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probable rescue among the terror-stricken
spectators. There was no help in sight. In the
midst of his agony he looked upwards, and
saw the Monkey, who had not yet been lifted
from the seat on the coach to which his
master had tied him. There was hope yet.
Victory had already decided against Billy.
The British flag was nowhere. Prompt
capitulation was the only safety. With the
remnant of breath left to him, he screamed
out imploringly to the Monkey:—

"I say, young gentleman, speak to your
father in his own language, and tell him if
he'll loose go I'll ax his pardon."

The story always finished here. At the
time of my first becoming acquainted with it,
Captain Billy Tregear was reported to be
still alive and prosperous. I never learnt
how he got out of Mr. Bear's clutches, and
conjecture fails to suggest a probable means
of his extrication. But I never like to
inquire too closely into the reality of good
stories. They always come out from the fire
of scrutiny, singed like Michaelmas geese, of
their feathery glories. I have not yet got
over the pain of discovering, a few months
ago, that Rob Roy was not only a dirty sheep-
stealer, but that he sold a fight to the English
government in the great Scottish rebellion.



I AM ashamed to say what feeling became
strongest in my mind about this time. Next
to the sympathy we all of us felt for my
dear lady in her deep sorrow, I mean. For
that was greater and stronger than anything
else, however contradictory you may think
it, when you hear all.

It might arise from my being so far from
well at the time, which produced a diseased
mind in a diseased body; but I was absolutely
jealous for my father's memory, when
I saw how many signs of grief there were for
my lord's death, he having done next to
nothing for the village and parish, which
now changed, as it were, its daily course of
life, because his lordship died in a far-off city.
My father had spent the best years of his
manhood in labouring hard, body and soul,
for the people amongst whom he lived. His
family, of course, claimed the first place in
his heart; he would have been good for
little, even in the way of benevolence, if they
had not. But close after them he cared for
his parishioners and neighbours. And yet,
when he died, though the church-bells tolled,
and smote upon our hearts with hard, fresh
pain at every beat; yet the sounds of every
day life went on, close pressing around us,—
carts and carriages, street-cries, distant barrel-
organs (the kindly neighbours kept them
out of our street):—life, active, noisy life,
pressed on our acute consciousness of Death,
and jarred upon it as on a quick nerve.

And when we went to church,—my father's
own church,—though the pulpit cushions
were black, and many of the congregation
had put on some humble symptom of mourning,
yet it did not alter the whole material
aspect of the place. And yet what was
Lord Ludlow's relation to Hanbury,
compared to my father's work and place in——?

O! it was very wicked in me! I think if
I had seen my lady,—if I had dared to ask
to go to her, I should not have felt so miserable,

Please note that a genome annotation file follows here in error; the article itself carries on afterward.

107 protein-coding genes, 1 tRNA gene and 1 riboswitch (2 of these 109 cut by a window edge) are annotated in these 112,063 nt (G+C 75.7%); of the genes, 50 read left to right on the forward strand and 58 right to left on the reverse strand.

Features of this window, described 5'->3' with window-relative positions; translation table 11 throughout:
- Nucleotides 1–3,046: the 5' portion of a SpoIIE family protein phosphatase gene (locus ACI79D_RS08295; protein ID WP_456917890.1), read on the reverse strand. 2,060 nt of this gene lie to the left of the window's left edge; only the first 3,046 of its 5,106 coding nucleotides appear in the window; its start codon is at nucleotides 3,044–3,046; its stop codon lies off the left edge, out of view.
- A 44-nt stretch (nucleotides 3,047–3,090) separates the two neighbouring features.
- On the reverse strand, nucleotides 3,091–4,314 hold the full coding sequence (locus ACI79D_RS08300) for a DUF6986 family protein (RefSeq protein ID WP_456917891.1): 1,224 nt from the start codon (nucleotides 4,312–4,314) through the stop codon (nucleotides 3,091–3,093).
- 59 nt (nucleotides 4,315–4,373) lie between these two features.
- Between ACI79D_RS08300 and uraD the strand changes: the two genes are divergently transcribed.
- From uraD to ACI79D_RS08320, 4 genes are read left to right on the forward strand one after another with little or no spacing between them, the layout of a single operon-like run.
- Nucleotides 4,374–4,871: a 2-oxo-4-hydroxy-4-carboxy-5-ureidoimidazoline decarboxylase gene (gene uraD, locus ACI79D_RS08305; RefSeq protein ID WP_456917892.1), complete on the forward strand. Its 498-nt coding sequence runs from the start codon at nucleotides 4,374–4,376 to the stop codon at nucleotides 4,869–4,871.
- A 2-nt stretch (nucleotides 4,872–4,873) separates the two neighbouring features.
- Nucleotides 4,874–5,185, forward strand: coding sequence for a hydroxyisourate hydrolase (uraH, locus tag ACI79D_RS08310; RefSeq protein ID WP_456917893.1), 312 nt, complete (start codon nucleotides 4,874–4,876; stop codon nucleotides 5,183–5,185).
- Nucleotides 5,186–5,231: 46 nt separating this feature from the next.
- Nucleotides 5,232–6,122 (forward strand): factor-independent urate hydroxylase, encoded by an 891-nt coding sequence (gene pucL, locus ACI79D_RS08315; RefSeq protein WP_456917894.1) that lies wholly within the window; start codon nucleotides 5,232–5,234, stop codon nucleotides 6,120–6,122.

so discontented. But she sate in her
own room, hung with black, all, even over
the shutters. She saw no light but that
which was artificial; candles, lamps, and the
like, for more than a month. Only Adams
went near her. Mr. Gray was not admitted,
though he called daily. Even Mrs. Medlicott
did not see her for near a fortnight.
The sight of my lady's griefs, or rather the
recollection of it, made Mrs. Medlicott talk
far more than was her wont. She told us,
with many tears, and much gesticulation,
even speaking German at times, when her
English would not flow, that my lady sate
there, a white figure in the middle of the
darkened room; a shaded lamp near her,
the light of which fell on an opened Bible,—
the great family Bible. It was not opened
at any chapter, nor consoling verse. It lay
open at the page whereon was marked the
births of her nine children. Five had died
in infancy,—sacrificed to the cruel system
which forbade the mother to suckle her
babies. Four had lived longer; Urian had
been the first to die, Ughtred-Mortimer,
Earl Ludlow, the last.

My lady did not cry, Mrs. Medlicott said.
She was quite composed; very still, very
silent. She put aside everything that
savoured of mere business; sent them to Mr.
Horner, for that. But she was proudly
alive to every possible form which might do
honour to the last of her race.

In those days, expresses were slow things:
and forms still slower. Before my lady's
directions could reach Vienna, my lord was
buried. There was some talk (so Mrs. Medlicott
said) about taking the body up, and
bringing him to Hanbury. But his executors,
connections on the Ludlow side,—demurred
at this. If he were removed to England, he
must be carried on to Scotland, and interred
with his Monkshaven forefathers. My lady,
deeply hurt, withdrew from the discussion
before it degenerated to an unseemly contest.
But all the more, for this understood mortification
of my lady's, did the whole village and
estate of Hanbury assume every outward
sign of mourning. The church-bells tolled
morning and evening. The church itself was
draped in black inside. Hatchments were
placed everywhere, where hatchments could
be put. All the tenantry spoke in hushed
voices for more than a week, scarcely daring
to observe that all flesh, even that of an
Earl Ludlow, and the last of the Hanburys,
was but grass after all. The very Fighting

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